See WWDC video iOS App Performance: Memory for practical demonstration.

For example, here is a healthy app that I profiled through the Instruments' "Leaks" tool, but I'm going to focus on the "Allocations" tool:


In this profile, I waited for the app to quiet down, tapped on "Mark Generation" button (resulting with "Generation A", the first flag in my timeline). I then went to a view and then dismissed it, and did "Mark Generation" again, getting "Generation B". The "Growth" column is telling me that between Generation A and B, 100kb was consumed, but not released. But I'm not worried about this yet because there might be some iOS internal cache of UIKit elements. So, I repeat this process one more time to get "Generation C". Now that's interesting, now reporting a growth of only 8.26kb, which is negligible. This, combined with a clean bill of health from the Leaks instrument makes me feel pretty good about the risk of any serious memory problems.

Now, let's contrast that with some code that has a seriously problematic "strong reference cycle":

strong reference cycle

Now this is a completely different picture, even though the process was the same "present and dismiss" process, repeated twice. This is now telling me that I had a 14mb growth between generations, and more notably, I can clearly see the problematic growth curve. What's remarkable is that while the Allocations tool is clearly catching a serious problem, the Leaks tool reports nothing.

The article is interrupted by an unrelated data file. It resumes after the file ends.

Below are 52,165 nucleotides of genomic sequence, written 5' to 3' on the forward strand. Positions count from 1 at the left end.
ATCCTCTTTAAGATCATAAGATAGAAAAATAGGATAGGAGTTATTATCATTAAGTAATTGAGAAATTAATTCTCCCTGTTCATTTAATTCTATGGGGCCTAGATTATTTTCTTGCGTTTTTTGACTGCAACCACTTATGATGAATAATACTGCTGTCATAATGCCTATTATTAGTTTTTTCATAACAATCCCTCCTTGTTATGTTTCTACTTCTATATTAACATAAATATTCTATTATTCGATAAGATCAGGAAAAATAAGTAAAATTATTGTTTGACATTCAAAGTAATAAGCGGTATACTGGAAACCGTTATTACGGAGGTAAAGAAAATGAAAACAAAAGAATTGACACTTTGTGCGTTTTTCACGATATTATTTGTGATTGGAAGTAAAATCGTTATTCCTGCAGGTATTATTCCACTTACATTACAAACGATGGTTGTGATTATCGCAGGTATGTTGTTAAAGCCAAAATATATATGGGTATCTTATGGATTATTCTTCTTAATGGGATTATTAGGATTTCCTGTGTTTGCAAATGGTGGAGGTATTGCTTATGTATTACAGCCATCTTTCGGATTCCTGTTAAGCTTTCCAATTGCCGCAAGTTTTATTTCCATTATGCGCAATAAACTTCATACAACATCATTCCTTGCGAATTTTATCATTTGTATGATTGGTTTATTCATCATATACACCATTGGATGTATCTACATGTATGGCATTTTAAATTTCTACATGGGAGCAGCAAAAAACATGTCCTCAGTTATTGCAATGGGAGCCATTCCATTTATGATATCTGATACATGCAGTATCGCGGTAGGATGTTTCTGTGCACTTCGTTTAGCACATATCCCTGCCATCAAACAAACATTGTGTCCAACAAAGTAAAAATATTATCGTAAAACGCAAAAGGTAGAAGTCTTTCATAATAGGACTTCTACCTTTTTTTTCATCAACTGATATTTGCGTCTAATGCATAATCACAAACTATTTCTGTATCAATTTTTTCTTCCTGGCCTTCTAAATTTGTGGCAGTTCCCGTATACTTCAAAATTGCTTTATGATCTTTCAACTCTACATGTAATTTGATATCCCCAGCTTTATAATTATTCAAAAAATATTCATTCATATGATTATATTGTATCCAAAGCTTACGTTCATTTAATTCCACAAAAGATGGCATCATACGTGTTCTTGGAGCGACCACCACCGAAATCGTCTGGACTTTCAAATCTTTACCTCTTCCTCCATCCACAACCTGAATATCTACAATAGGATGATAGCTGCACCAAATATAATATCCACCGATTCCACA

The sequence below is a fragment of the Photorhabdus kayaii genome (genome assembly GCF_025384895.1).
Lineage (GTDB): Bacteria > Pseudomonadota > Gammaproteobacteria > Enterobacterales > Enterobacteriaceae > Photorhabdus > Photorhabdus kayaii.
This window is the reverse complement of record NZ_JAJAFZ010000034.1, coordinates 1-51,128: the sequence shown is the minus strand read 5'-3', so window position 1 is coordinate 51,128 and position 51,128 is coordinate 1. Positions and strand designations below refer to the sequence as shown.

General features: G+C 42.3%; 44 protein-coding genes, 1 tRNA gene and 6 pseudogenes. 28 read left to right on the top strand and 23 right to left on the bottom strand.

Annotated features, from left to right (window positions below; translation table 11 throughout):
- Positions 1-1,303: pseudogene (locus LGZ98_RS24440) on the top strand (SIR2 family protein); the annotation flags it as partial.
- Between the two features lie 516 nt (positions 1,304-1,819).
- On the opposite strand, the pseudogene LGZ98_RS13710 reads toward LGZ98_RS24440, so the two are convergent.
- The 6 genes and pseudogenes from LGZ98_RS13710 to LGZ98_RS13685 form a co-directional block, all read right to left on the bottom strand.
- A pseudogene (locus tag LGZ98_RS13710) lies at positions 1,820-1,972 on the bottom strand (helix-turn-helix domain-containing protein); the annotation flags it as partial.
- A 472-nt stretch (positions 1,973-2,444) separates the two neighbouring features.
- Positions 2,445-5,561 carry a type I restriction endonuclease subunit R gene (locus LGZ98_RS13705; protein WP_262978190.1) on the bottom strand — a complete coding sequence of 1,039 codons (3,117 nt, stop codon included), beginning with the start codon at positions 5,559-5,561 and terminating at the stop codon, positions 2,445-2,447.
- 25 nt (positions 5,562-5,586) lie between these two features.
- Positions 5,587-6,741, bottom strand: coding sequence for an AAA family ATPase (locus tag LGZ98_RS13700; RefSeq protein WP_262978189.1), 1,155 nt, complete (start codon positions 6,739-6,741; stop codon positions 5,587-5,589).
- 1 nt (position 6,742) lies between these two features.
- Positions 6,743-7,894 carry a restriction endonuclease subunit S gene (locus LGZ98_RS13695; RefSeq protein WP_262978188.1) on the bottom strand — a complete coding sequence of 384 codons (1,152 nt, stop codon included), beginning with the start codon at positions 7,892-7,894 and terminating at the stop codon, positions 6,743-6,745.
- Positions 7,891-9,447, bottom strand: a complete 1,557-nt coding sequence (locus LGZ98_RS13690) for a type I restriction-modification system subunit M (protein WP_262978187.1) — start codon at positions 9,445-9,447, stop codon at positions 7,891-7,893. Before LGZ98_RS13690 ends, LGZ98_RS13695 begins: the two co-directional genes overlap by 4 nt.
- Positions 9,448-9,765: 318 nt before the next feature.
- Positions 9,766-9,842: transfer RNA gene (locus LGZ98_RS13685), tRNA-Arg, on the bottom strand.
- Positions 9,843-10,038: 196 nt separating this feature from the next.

Now, in practice, the real-world experience with the Allocations tool will probably rest somewhere between these two extremes. Your app may have its own caches or model objects that slowly take up memory, but if you're properly responding to memory warnings, you should be recovering that memory. Frankly, though, most well designed apps should not be generating memory warnings at all (usually accomplished by properly configuring caches, avoiding imageNamed where appropriate, moving to persistent storage for large or infrequently accessed data, etc.). The goal is to get to a point where the app stabilizes around some reasonable baseline memory allocation level, consistently returning back to that baseline.

But it's going to be impossible for us to advise you until you do some basic profiling of your app and diagnose the sorts of memory issues that you're having.

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Thank you Ron great and educative. No , I never receive any memory warnings in my application even I left it for night running etc, my source of doubts was cuz in XCode memory tracking always goes up, when I am opening new view , however the analyze inside XCode and leaks inside instruments didn't find anything ,I will try the allocations as soon as possible, Thank for your answer/guide . –  Roma-MT Dec 22 '13 at 6:49